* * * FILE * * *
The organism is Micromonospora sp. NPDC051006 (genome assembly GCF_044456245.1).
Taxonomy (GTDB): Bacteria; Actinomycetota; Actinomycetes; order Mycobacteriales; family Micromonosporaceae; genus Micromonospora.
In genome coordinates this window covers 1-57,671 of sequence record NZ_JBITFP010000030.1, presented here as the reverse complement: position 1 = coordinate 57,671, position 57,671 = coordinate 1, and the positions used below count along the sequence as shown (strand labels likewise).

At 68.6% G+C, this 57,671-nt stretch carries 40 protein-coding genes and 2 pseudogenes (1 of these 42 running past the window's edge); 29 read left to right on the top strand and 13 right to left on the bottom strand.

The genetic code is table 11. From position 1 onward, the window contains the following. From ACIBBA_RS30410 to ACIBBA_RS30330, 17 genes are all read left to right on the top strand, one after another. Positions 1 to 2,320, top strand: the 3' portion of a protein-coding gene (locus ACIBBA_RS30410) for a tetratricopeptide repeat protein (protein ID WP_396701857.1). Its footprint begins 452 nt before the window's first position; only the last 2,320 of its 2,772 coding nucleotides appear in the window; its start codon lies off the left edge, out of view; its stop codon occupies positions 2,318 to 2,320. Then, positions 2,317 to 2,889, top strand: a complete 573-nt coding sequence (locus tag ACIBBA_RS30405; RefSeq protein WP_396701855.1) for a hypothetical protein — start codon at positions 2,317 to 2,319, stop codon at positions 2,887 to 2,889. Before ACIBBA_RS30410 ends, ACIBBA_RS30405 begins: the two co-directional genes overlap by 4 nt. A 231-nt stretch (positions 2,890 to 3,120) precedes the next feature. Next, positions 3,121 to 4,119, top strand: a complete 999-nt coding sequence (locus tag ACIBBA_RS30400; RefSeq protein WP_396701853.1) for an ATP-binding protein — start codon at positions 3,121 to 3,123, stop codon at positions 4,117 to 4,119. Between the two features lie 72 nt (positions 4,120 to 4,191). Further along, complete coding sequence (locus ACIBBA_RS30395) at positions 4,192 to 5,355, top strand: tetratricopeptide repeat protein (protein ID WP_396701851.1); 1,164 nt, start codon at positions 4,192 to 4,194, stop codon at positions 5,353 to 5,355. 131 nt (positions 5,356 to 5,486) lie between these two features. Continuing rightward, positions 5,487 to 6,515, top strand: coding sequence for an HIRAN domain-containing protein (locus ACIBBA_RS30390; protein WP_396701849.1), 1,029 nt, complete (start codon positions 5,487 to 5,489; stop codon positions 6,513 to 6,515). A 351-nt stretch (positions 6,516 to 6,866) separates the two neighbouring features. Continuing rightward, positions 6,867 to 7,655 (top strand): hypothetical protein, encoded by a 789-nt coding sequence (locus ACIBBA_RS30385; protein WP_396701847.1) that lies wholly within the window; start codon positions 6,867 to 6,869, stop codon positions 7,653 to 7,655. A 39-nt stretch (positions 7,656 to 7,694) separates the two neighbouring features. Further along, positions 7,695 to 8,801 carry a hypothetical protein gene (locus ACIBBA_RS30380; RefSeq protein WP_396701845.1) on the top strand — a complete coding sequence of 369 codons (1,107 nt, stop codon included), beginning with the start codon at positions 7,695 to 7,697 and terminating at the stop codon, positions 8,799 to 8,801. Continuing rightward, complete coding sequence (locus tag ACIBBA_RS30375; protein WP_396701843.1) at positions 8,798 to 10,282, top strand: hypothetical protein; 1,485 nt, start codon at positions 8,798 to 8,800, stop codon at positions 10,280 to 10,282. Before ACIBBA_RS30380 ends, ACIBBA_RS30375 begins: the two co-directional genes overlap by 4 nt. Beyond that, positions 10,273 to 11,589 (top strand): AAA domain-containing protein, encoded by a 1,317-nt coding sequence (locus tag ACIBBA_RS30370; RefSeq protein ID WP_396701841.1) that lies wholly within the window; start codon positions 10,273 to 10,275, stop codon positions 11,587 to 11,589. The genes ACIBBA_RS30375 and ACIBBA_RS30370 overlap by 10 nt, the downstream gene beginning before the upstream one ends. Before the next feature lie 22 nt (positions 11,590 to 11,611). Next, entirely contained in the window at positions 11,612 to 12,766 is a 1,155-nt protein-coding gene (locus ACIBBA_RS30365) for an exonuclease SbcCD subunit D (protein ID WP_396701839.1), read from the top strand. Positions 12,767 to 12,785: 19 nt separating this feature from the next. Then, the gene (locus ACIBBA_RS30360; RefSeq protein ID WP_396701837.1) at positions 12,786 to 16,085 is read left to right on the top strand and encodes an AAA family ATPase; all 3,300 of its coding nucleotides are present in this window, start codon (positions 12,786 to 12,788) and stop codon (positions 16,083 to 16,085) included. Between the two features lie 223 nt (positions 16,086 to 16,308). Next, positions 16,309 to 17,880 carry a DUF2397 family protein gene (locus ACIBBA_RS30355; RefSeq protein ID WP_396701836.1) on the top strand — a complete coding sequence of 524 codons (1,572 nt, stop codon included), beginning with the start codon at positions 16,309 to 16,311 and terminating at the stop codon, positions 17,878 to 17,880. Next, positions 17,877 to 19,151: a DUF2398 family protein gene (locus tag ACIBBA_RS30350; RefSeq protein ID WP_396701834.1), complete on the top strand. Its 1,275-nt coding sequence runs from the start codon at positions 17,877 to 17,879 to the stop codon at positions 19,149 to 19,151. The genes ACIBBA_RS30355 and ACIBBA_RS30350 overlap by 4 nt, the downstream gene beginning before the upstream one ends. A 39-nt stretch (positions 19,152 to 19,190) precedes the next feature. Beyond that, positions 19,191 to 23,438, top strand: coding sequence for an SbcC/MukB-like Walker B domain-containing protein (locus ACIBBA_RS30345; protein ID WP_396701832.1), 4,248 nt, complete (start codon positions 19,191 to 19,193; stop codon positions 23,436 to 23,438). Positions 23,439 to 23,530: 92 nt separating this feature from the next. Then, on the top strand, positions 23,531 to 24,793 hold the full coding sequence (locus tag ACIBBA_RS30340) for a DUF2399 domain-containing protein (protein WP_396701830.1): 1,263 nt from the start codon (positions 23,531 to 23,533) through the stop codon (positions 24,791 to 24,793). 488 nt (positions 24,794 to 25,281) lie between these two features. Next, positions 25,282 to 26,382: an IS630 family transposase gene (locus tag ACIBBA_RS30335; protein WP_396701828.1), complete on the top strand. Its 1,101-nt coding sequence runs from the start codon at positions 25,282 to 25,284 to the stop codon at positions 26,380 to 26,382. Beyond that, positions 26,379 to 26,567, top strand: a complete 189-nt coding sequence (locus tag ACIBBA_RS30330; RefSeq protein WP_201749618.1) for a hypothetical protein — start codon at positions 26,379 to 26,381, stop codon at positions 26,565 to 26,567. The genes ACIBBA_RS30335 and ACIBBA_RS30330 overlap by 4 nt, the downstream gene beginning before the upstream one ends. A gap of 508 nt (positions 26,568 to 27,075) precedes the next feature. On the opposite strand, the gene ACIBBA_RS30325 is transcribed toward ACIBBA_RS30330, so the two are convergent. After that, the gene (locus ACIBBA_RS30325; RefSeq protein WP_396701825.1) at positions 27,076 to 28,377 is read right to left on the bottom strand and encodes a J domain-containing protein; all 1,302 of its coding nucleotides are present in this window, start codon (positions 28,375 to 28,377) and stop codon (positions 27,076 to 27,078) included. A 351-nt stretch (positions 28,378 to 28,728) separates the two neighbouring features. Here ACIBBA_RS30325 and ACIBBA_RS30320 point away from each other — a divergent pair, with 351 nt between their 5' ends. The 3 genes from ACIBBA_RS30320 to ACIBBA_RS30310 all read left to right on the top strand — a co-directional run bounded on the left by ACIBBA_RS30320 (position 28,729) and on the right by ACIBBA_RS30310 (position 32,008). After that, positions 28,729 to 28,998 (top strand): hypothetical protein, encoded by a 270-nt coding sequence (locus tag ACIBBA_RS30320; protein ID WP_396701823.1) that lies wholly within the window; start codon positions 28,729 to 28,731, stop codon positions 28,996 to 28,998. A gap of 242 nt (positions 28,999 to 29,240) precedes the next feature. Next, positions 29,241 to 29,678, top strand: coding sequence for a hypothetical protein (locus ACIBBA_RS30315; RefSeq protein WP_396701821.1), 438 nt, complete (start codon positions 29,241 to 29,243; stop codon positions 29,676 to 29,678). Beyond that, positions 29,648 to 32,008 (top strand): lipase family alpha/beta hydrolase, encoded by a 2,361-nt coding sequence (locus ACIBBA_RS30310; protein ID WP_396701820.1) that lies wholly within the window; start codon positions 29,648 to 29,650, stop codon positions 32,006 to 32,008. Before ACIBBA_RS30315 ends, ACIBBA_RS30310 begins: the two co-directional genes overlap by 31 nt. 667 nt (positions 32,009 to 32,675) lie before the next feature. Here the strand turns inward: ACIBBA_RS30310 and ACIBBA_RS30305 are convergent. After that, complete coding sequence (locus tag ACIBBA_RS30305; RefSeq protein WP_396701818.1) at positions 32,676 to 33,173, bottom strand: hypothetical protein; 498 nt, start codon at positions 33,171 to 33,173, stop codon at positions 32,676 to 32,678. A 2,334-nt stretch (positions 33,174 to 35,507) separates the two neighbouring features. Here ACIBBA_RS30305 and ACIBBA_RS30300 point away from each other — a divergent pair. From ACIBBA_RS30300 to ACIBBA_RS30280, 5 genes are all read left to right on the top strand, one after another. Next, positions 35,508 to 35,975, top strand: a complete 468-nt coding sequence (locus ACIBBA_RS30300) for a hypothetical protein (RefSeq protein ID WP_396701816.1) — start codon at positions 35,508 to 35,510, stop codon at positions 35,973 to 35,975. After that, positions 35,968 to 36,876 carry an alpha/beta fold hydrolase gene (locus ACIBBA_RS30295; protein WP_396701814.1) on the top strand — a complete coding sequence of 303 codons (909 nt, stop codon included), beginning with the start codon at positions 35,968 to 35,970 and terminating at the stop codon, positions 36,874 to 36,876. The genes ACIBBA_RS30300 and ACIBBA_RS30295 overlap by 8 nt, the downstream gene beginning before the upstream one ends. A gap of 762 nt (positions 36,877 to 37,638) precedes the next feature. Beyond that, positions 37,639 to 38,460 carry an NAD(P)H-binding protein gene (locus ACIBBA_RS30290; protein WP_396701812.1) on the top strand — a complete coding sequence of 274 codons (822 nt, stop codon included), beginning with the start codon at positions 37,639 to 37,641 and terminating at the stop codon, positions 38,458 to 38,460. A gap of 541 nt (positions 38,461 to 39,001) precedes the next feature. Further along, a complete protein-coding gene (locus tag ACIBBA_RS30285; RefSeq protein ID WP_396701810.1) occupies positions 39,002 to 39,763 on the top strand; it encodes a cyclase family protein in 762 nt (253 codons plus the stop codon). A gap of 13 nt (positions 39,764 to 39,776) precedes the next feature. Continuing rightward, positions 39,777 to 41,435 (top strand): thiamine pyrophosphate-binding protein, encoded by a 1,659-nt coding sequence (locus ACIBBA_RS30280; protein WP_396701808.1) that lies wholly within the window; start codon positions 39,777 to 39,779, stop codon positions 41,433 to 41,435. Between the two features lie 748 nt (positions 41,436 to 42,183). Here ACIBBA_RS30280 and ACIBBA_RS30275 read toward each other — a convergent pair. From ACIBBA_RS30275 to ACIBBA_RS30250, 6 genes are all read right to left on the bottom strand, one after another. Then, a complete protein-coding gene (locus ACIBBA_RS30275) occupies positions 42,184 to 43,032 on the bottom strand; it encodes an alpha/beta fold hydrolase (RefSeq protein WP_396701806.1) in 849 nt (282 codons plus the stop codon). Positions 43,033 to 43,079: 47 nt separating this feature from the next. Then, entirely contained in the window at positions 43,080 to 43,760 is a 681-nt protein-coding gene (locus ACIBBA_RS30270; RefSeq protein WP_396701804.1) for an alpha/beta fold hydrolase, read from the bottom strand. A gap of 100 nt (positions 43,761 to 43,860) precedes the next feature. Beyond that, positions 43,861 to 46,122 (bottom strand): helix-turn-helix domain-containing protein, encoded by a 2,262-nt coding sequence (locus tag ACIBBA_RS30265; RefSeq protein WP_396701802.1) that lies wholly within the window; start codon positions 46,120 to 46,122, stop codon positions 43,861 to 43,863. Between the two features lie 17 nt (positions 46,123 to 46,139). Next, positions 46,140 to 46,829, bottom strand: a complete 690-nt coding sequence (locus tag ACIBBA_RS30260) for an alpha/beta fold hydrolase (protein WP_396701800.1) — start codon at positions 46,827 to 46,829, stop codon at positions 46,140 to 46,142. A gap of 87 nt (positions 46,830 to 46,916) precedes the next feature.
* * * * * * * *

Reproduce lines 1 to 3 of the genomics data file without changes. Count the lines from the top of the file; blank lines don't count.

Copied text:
The organism is Micromonospora sp. NPDC051006 (genome assembly GCF_044456245.1).
Taxonomy (GTDB): Bacteria; Actinomycetota; Actinomycetes; order Mycobacteriales; family Micromonosporaceae; genus Micromonospora.
In genome coordinates this window covers 1-57,671 of sequence record NZ_JBITFP010000030.1, presented here as the reverse complement: position 1 = coordinate 57,671, position 57,671 = coordinate 1, and the positions used below count along the sequence as shown (strand labels likewise).